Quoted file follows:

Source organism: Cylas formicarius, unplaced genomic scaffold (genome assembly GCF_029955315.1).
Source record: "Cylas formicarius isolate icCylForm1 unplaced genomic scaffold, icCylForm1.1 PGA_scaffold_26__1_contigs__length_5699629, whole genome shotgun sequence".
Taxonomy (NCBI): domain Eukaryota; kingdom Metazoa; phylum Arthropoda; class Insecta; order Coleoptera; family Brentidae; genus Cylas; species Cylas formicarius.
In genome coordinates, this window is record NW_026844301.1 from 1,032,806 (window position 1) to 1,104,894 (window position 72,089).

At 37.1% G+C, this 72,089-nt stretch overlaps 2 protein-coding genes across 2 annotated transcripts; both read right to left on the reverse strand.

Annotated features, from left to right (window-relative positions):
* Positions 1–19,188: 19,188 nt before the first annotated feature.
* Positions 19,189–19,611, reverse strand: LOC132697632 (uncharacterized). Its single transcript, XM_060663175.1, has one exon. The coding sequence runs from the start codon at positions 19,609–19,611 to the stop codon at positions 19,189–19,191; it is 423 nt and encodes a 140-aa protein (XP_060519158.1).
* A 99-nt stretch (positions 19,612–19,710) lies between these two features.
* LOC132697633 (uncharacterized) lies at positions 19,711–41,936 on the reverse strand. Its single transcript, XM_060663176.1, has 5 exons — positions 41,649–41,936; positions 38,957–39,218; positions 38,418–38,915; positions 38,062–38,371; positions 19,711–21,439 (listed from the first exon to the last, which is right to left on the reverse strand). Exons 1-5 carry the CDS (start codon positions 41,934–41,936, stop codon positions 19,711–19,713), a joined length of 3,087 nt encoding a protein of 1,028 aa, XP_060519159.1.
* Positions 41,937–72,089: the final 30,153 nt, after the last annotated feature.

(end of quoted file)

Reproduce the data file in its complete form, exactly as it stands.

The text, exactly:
Source organism: Cylas formicarius, unplaced genomic scaffold (genome assembly GCF_029955315.1).
Source record: "Cylas formicarius isolate icCylForm1 unplaced genomic scaffold, icCylForm1.1 PGA_scaffold_26__1_contigs__length_5699629, whole genome shotgun sequence".
Taxonomy (NCBI): domain Eukaryota; kingdom Metazoa; phylum Arthropoda; class Insecta; order Coleoptera; family Brentidae; genus Cylas; species Cylas formicarius.
In genome coordinates, this window is record NW_026844301.1 from 1,032,806 (window position 1) to 1,104,894 (window position 72,089).

At 37.1% G+C, this 72,089-nt stretch overlaps 2 protein-coding genes across 2 annotated transcripts; both read right to left on the reverse strand.

Annotated features, from left to right (window-relative positions):
* Positions 1–19,188: 19,188 nt before the first annotated feature.
* Positions 19,189–19,611, reverse strand: LOC132697632 (uncharacterized). Its single transcript, XM_060663175.1, has one exon. The coding sequence runs from the start codon at positions 19,609–19,611 to the stop codon at positions 19,189–19,191; it is 423 nt and encodes a 140-aa protein (XP_060519158.1).
* A 99-nt stretch (positions 19,612–19,710) lies between these two features.
* LOC132697633 (uncharacterized) lies at positions 19,711–41,936 on the reverse strand. Its single transcript, XM_060663176.1, has 5 exons — positions 41,649–41,936; positions 38,957–39,218; positions 38,418–38,915; positions 38,062–38,371; positions 19,711–21,439 (listed from the first exon to the last, which is right to left on the reverse strand). Exons 1-5 carry the CDS (start codon positions 41,934–41,936, stop codon positions 19,711–19,713), a joined length of 3,087 nt encoding a protein of 1,028 aa, XP_060519159.1.
* Positions 41,937–72,089: the final 30,153 nt, after the last annotated feature.